Festivals: Locarno, Venice, and More

On Film / The Daily — Jul 19, 2017

Todd Haynes will receive the Pardo d’onore Manor, the Locarno Film Festival’s lifetime achievement award, on August 7. The festival will also screen Haynes’s 1991 film Poison (image above). Jean-Marie Straub will receive his Pardo d’onore Manor on August 11.

For Cineuropa, Camillo De Marco talks with Locarno director Carlo Chatrian: “This year, there did seem to be one thing in common between a lot of the films that question or challenge the male identity: male protagonists who behave in a provocative way.” There’s also “a strong documentary presence this year.” We’ve got notes on most of the films lined up for Locarno’s seventieth edition right here.

“Italian director Susanna Nicchiarelli’s Nico 1988, a biopic about Velvet Underground lead singer Christa Paffgen, is set to open the Venice Film Festival’s Horizon section,” reports Deadline’s Diana Lodderhose. Nico will be played by Trine Dyrholm, who won a Silver Bear at the Berlinale last year for her performance in Thomas Vinterberg’s The Commune. “‘This is the story of Nico after Nico,’ said Nicchiarelli, who directed Cosmonauta, which debuted in Venice in 2009. ‘People usually talk about her only in relation to men when she was young: Brian Jones, Jim Morrison, Bob Dylan, Alain Delon, Iggy Pop. I once read an interview that “at the age [of thirty-four,] Nico was finished.” That’s not true . . . I wanted to tell the story of her journey from a different point of view.”

Yesterday, Lodderhose reported on this year’s Venice Classics lineup, the sidebar of restorations to be chaired by Italian director Giuseppe Piccioni, whose jury will present awards for the best restoration and the best documentary on cinema.

The Venezia Classici 2017 lineup:

  • Michelangelo Antonioni’s Red Desert (1964)
  • Bernardo Bertolucci’s 1900 (1976)
  • Claude Chabrol’s The Third Lover (1962)
  • Mike De Leon’s Batch ’81 (1982)
  • Giuseppe De Santis’s Under the Olive Tree (1950)
  • Marco Ferreri’s The Ape Woman (1964)
  • Milos Forman’s Black Peter (1963)
  • Jean-Luc Godard’s Two or Three Things I Know about Her (1967)
  • Jean Grémillon’s Daïnah la métisse (1932)
  • Nacer Khemir’s Wanderers of the Desert (1984)
  • Elem Klimov’s Come and See (1985)
  • John Landis’s Into the Night (1985)
  • Kenji Mizoguchi’s A Story from Chikamatsu (1954) and Sansho the Bailiff (1954)
  • Yasujiro Ozu’s Flavor of Green Tea Over Rice (1952)
  • Steven Spielberg’s Close Encounters of the Third Kind (1977)
  • Raoul Walsh’s The Revolt of Mamie Stover (1956)
  • James Whale’s The Old Dark House (1933)

The seventy-fourth edition of the Venice International Film Festival will run from August 30 through September 9.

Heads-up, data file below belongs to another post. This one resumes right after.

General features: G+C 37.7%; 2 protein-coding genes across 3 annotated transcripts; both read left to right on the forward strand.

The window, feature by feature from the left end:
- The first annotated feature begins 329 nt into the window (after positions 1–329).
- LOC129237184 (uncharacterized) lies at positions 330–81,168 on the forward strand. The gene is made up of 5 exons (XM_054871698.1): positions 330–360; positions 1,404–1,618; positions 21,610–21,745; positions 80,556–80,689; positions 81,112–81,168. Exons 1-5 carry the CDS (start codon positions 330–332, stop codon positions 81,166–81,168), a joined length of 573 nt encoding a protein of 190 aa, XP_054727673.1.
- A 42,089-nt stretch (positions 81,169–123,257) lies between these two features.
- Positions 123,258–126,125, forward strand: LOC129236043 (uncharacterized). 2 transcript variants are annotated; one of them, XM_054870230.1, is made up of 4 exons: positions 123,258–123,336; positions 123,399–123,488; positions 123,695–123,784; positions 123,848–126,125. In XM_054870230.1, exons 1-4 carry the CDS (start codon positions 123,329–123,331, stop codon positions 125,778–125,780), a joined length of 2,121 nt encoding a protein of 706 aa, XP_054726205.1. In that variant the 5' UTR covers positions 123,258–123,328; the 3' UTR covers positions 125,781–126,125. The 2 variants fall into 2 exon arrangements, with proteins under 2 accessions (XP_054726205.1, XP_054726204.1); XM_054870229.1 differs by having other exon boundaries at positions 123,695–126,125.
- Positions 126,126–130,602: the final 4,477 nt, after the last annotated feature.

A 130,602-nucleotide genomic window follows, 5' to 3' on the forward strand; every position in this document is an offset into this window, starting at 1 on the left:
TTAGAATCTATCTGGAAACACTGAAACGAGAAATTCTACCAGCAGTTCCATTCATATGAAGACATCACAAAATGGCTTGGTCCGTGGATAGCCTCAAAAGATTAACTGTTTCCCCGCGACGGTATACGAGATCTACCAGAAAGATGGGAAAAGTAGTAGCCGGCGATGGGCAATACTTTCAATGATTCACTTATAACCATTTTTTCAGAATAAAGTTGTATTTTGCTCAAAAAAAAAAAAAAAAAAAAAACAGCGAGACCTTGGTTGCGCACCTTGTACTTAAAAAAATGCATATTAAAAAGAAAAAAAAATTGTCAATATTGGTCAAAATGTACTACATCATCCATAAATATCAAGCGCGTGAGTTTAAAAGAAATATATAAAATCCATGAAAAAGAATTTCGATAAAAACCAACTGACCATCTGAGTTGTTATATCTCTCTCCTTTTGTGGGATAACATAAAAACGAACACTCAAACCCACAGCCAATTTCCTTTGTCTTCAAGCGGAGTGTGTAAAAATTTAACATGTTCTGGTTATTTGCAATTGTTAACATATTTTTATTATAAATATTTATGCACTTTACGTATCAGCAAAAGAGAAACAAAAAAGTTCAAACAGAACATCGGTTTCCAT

The Sundance Film Festival has presented its look for the 2018 edition running from January 18 through 28 and announced a new “Indie Episodic’ section specifically for stories told in multiple installments, with an emphasis on independent perspectives.”

Joachim Trier’s Thelma will evidently see its world premiere when it opens the forty-fifth Norwegian International Film Festival, running in Haugesund from August 20 through 25. Jorn Rossing Jensen has the lineup in Variety. “Written by Trier and Eskil Vogt and starring Eili Harboe, Okay Kaya, Ellen Dorrit Petersen and Henrik Rafaelsen, [Thelma] follows a young woman who falls in love and discovers that she has terrifying and inexplicable powers,” noted Graham Winfrey at IndieWire in April.

“The Sarajevo Film Festival, Southeast Europe’s leading movie event, has unveiled its competition program, with the latest pic from Berlinale Golden Bear winner Semih Kaplanoglu among the world premieres,” reports Variety’s Leo Barraclough. Grain is “a dystopian tale set in a society dominated by global corporations in which a genetic crisis leads to massive crop failure.” The twenty-third edition of the festival is on from August 11 through 18.

“The San Sebastian Film Festival has revealed thirteen of the first and second films by European, Asian and Latin American filmmakers set to compete for the Kutxabank-New Directors Award,” reports Screen’s Andreas Wiseman. “Among the films are Chilean film Princess, produced by Juan de Dios, Pablo Larraín, and Fernanda del Nido, and the first film by Marine Francen, former assistant to Michael Haneke and Olivier Assayas, starring Pauline Burlet (The Past) and Géraldine Pailhas (Young & Beautiful).” The sixty-fifth edition runs from September 22 through 30.

Screen International is also posting its daily editions from the Jerusalem Film Festival, whose thirty-fourth edition is on through Sunday.

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